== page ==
Recommendation for reading, since these are short stories, I actually started with those authors I was familiar with and then worked my way around the book based on title of the piece written, some were experiences of the "new" immigrant as they became aware of their place in America, and some are stories of how we treat each other even today based on race, color, religion. Given that freedom of religion was part of why this country was founded oh so many years ago, why are we still dealing with some of those issues even today?

    Fair warning this book has received mixed reviews from 2 stars to 5 stars, and the reasons are just as diverse as the people who have read it, but as always disagreement can lead to discussion and that is what makes literature great to begin with.

  • Andrea

    I wanted to like this book so bad.  I was so excited when it was released.  A collection of fiction and art themed around a liberal and timely political message?  Yes, please.  My high expectations were affirmed as I began reading an inspired introduction from Viet Thanh Nguyen, who remarks:

    "Rather than making America great again, we should help America love again."

    But as I continued reading, my expectations for enjoying each story decreased.  When I finally finished, I was shocked to find that

    I wanted to like this book so bad.  I was so excited when it was released.  A collection of fiction and art themed around a liberal and timely political message?  Yes, please.  My high expectations were affirmed as I began reading an inspired introduction from Viet Thanh Nguyen, who remarks:

    "Rather than making America great again, we should help America love again."

    But as I continued reading, my expectations for enjoying each story decreased.  When I finally finished, I was shocked to find that I hated a collection from such a distinguished group of authors, many of whom I already love.  There were a few shining exceptions, but most of the contributions felt gimicky. If pressed for a rating of the overall anthology, I would average them out to two stars.  Approximately 80% were 2-stars or less, 15% were 3-stars, and 5% were 4-stars.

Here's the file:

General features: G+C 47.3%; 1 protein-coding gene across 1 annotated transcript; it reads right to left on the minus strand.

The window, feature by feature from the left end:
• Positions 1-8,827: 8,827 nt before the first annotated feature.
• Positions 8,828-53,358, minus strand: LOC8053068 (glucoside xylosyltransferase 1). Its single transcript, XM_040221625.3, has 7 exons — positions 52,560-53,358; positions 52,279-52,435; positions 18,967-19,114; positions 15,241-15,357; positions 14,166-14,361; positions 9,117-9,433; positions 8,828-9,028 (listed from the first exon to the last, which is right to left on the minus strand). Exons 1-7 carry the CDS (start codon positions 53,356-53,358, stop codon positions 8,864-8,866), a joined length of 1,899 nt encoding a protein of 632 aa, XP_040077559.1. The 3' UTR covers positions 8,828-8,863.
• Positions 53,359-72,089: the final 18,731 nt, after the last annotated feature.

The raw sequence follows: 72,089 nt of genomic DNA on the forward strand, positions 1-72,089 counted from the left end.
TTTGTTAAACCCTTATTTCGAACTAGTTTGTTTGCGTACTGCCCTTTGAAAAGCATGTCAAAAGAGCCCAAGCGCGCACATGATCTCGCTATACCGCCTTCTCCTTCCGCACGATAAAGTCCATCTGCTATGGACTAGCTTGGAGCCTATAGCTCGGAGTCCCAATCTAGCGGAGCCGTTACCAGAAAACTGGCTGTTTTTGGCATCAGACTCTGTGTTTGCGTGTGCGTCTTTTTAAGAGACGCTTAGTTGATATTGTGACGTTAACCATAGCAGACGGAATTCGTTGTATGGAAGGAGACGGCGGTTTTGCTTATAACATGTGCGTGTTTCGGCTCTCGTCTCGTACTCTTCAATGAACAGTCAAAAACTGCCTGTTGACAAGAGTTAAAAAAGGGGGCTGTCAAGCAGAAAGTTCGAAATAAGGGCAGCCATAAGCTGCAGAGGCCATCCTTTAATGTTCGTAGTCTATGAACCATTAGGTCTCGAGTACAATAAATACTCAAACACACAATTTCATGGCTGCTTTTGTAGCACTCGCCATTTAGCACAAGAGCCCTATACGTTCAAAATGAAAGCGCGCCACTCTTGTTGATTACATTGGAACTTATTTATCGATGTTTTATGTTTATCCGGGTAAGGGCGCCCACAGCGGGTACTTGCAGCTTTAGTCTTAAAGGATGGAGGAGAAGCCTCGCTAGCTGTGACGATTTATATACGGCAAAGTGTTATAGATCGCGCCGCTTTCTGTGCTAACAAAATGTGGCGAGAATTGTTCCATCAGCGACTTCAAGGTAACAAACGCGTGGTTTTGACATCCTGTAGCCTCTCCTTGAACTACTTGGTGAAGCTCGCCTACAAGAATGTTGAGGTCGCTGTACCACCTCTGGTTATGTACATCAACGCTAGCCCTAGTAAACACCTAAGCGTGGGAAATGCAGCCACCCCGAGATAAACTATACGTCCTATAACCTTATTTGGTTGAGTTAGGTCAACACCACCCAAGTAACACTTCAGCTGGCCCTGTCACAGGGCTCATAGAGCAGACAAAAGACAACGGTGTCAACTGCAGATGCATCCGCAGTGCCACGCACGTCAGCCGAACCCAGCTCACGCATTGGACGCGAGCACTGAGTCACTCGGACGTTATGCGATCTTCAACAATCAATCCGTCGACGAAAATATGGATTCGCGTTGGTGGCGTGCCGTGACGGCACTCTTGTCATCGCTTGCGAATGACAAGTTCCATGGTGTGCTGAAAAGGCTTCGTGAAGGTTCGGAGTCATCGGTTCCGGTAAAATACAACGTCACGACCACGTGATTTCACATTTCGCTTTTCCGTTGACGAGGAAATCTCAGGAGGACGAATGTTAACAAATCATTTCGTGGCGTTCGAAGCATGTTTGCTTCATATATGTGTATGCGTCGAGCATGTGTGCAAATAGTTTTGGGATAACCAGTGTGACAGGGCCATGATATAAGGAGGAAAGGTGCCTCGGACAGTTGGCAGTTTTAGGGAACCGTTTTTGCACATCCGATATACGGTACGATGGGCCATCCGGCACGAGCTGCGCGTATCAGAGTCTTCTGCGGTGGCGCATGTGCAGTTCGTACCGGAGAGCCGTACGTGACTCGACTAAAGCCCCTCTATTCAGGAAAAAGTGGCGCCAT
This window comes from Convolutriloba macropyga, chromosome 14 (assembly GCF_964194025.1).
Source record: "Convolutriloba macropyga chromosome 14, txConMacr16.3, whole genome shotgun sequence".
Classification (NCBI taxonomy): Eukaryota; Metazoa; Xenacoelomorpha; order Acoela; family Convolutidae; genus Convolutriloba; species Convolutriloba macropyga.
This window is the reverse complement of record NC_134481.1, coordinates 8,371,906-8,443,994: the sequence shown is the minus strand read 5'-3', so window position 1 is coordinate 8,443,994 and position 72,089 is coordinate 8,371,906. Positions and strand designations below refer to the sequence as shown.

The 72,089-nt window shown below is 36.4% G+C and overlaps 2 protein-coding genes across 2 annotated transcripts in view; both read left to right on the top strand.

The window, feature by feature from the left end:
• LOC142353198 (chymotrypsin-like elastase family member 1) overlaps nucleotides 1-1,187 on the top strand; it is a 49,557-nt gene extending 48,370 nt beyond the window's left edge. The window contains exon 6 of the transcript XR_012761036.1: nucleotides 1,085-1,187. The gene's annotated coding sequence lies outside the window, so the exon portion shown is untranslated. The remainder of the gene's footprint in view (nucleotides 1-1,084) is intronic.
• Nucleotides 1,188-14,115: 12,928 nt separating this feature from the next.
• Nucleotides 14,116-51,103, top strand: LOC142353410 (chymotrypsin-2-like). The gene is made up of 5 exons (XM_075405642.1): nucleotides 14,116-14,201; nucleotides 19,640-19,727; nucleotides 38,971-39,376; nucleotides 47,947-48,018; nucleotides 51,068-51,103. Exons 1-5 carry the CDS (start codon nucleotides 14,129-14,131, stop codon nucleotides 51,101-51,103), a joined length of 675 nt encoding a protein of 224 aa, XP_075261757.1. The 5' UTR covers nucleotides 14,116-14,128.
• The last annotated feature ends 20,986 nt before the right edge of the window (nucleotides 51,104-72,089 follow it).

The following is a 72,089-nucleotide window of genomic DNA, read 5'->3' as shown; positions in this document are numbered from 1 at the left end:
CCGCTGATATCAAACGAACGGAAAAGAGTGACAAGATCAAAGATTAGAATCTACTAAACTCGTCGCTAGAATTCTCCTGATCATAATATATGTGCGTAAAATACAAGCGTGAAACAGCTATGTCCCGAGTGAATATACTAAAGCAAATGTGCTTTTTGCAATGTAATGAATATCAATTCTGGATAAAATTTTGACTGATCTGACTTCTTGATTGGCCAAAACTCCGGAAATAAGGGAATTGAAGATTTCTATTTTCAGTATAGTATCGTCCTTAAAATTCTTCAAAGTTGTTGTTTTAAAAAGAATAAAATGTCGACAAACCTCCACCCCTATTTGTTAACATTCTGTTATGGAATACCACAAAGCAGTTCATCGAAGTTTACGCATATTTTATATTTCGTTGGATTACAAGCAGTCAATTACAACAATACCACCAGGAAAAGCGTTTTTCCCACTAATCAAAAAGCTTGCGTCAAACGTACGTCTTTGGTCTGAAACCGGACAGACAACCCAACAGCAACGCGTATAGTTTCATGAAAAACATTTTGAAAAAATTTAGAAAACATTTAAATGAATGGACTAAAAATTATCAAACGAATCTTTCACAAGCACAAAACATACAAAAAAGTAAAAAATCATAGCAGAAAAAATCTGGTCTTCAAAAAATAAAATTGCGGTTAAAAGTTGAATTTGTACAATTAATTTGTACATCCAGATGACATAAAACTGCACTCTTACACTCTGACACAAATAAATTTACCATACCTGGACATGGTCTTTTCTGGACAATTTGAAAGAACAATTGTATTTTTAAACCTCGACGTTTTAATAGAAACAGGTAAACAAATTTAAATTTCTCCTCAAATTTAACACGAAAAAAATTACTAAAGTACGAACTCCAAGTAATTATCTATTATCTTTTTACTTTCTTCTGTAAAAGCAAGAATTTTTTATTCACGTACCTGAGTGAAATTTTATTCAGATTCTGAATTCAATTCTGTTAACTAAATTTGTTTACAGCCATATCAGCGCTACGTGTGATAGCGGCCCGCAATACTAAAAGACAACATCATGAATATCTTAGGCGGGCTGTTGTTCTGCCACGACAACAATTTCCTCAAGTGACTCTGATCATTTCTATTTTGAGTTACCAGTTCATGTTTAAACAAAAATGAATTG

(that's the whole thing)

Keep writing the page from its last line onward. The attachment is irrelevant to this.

Intersections by Mark Di Ionna stood out as my favorite.  I found this short story to be a very realistic humanization of immigration law from the perspective of a criminal defense attorney.  It’s a touching story of love and forgiveness, but the story raises important questions regarding the deportation of criminals – a policy that on its face seems uncontroversial.  What could be more justified than the deportation of individuals who do not follow the rules of our society?  In practice, the pain caused by such a broad and ill-advised policy is arbitrary.

    For me, the final straw was White Baby by James Hannaham. I am still angry about it a few days later and would give it NEGATIVE 5-stars. Without too much of a spoiler, it started out a very apt commentary about race featuring a black couple who had requested to adopt a white baby. The story concluded as one of the most unnecessarily grotesque things I have ever read. Cheap and insensitive. Like being tricked into watching a snuff video clip in the credits of an otherwise good film. Ugh.

    I am very disappointed to give this book a “no rec.”  I was so excited based on the theme.  There are a few excellent selections, but they are not worth perusing through the bulk of clichéd, attention-seeking, unoriginal tripe.